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<<back forward>> -- News and information about meteor showers, solar flares, auroras, and near-Earth asteroids
Current conditions
Solar wind
speed: 646.6 km/sec
density: 1.4 protons/cm3
explanation | more data
Updated: Today at 2245 UT
X-ray Solar Flares
6-hr max: A0
1650 UT Apr07
24-hr: A0
1650 UT Apr07
explanation | more data
Updated: Today at: 2245 UT
Daily Sun: 07 Apr 08
The sun is blank--no sunspots. Credit: SOHO/MDI
Sunspot number: 0
What is the sunspot number?
Updated 06 Apr 2008
Far side of the Sun:
This holographic image reveals a possible sunspot on the far side of the sun. However, it may be an artifact of noise in the data processing. Check tomorrow's farside image for confirmation. Image credit: SOHO/MDI
Planetary K-index
Now: Kp= 2 quiet
24-hr max: Kp= 4
explanation | more data
Current Auroral Oval:
Switch to: Europe, USA, New Zealand, Antarctica
What is the auroral oval?
Interplanetary Mag. Field
Btotal: 3.4 nT
Bz: 0.6 nT south
explanation | more data
Updated: Today at 2246 UT
Coronal Holes:
Earth is inside a solar wind stream flowing from the indicated coronal hole. Credit: Hinode X-ray Telescope.
NOAA Forecasts
Updated at: 2008 Apr 07 2203 UTC
0-24 hr
24-48 hr
01 %
01 %
01 %
01 %
Geomagnetic Storms:
Probabilities for significant disturbances in Earth's magnetic field are given for three activity levels: active, minor storm, severe storm
Updated at: 2008 Apr 07 2203 UTC
0-24 hr
24-48 hr
25 %
25 %
05 %
05 %
01 %
01 %
High latitudes
0-24 hr
24-48 hr
35 %
35 %
10 %
10 %
05 %
05 %
What's up in Space
April 7, 2008
Where's Saturn? Is that a UFO--or the ISS? What's the name of that star? Get the answers from mySKY--a fun new astronomy helper from Meade.   mySKY

AURORA WATCH: Northern sky watchers, be alert for auroras tonight. A solar wind stream is buffeting Earth's magnetic field and causing intermittent geomagnetic storms.

CRESCENT MOON ALERT: The Moon is putting on a show in the sunset sky that began on Sunday, April 6th, and climaxes on Tuesday, April 8th, when the crescent Moon passes almost directly in front of the Pleiades star cluster. The delicate conjunction of Luna and the Seven Sisters is something you won't want to miss: sky map.

"I've been a stargazer for 20 years, but I've never seen such a slim crescent as I did last night," reports French photographer Laurent Laveder. "The Moon was 15 hours and 38 minutes old and its phase only 0.7 percent." He used a Canon 30D to record the view from Le Guilvinec, Bretagne:

Click to play the movie

"At first I couldn't see the Moon," he says, "and then it appeared in my binoculars through a hole in the clouds. After 20 years of preparation I was ready to take the picture."

The view improves tonight, April 7th, when a still-slender 6% crescent materializes higher in the sky, well away from the glare of the sun. Set against the cobalt-blue of early evening, the Moon reveals its lovely da Vinci glow, a pale impression of the full Moon inside the vivid crescent. Take a look! But be careful, this is perilous beauty.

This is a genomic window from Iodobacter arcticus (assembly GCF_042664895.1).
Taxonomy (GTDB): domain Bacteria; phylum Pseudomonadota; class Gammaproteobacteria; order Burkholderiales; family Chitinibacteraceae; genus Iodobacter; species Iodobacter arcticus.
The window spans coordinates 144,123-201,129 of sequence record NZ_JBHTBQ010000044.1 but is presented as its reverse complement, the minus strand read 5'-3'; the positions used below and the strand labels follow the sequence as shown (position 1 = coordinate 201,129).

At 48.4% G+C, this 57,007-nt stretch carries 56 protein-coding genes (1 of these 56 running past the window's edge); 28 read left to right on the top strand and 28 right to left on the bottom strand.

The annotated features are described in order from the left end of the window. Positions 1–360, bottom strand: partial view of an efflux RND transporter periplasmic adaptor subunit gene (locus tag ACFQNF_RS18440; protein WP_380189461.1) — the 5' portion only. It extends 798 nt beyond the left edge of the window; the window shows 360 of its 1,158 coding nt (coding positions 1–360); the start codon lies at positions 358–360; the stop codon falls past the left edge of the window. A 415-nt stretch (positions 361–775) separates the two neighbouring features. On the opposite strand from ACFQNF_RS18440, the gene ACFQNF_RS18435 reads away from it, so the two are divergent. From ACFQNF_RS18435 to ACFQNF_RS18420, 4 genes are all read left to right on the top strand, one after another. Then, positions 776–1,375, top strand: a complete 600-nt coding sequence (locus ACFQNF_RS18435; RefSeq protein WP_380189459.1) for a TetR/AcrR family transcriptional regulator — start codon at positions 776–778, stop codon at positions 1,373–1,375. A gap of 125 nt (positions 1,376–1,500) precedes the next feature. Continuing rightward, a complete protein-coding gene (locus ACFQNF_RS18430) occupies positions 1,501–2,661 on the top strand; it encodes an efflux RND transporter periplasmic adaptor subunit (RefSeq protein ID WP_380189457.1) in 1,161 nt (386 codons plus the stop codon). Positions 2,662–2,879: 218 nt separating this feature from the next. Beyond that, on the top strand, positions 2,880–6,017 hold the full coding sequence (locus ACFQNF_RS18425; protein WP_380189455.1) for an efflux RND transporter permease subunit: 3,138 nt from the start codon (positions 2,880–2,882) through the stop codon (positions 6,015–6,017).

more images: from Gino Audet of Bonaventure, Qu├ębec; from Doug Zubenel of Johnson Co., Kansas; from Pete Lawrence of Selsey, West Sussex, UK; from Sherman Williams of Avonport, Nova Scotia, Canada; from Dave Vervaeke of Grimsby, Ontario, Canada;

DARK MOZART: NASA's MESSENGER spacecraft has beamed back a new photo of Mozart, but it doesn't look much like Amadeus:

This is the Mozart, the crater. MESSENGER took the picture on January 14th during the spacecraft's historic flyby of Mercury. On that planet craters are named for people who have made important contributions to the arts--e.g., Mozart, Vivaldi, Matisse and others. Crater Mozart was christened in the 1970s after its discovery by Mariner 10, the first spacecraft to visit Mercury.

MESSENGER's new picture of Mozart shows something Mariner 10 missed: strange dark markings on the crater floor and dark rays shooting across the crater's upthrust rims. What is this material? No one knows, but it is probably kin to the mysterious dark halos found around other craters in nearby Caloris Basin. Spectral data gathered by Messenger and being analyzed now by mission scientists may yet reveal Mozart's composition.

March 2008 Aurora Gallery
[Aurora Alerts] [Night-sky Cameras]

Near-Earth Asteroids
Potentially Hazardous Asteroids (PHAs) are space rocks larger than approximately 100m that can come closer to Earth than 0.05 AU. None of the known PHAs is on a collision course with our planet, although astronomers are finding new ones all the time. [comment]
On April 7, 2008 there were 946 potentially hazardous asteroids.
April 2008 Earth-asteroid encounters:
Miss Distance
2008 FH5
Apr. 2
7.6 LD
17 m
2001 QO142
Apr. 6
34 LD
685 m
2008 GF1
Apr. 7
0.8 LD
10 m
2005 BE2
Apr. 10
62 LD
1.0 km
2005 NB7
Apr. 17
16 LD
705 m
2008 FU6
Apr. 22
62 LD
1.4 km
2005 TB
Apr. 28
47 LD
1.3 km
2001 DQ8
Apr. 30
74 LD
1.1 km
Notes: LD means "Lunar Distance." 1 LD = 384,401 km, the distance between Earth and the Moon. 1 LD also equals 0.00256 AU. MAG is the visual magnitude of the asteroid on the date of closest approach.
Essential Links
NOAA Space Weather Prediction Center
  The official U.S. government bureau for real-time monitoring of solar and geophysical events, research in solar-terrestrial physics, and forecasting solar and geophysical disturbances.
Atmospheric Optics
  The first place to look for information about sundogs, pillars, rainbows and related phenomena.
Solar and Heliospheric Observatory
  Realtime and archival images of the Sun from SOHO.
Daily Sunspot Summaries
  From the NOAA Space Environment Center
Current Solar Images
  from the National Solar Data Analysis Center
  more links...
©2008, -- This site is penned daily by Dr. Tony Phillips.
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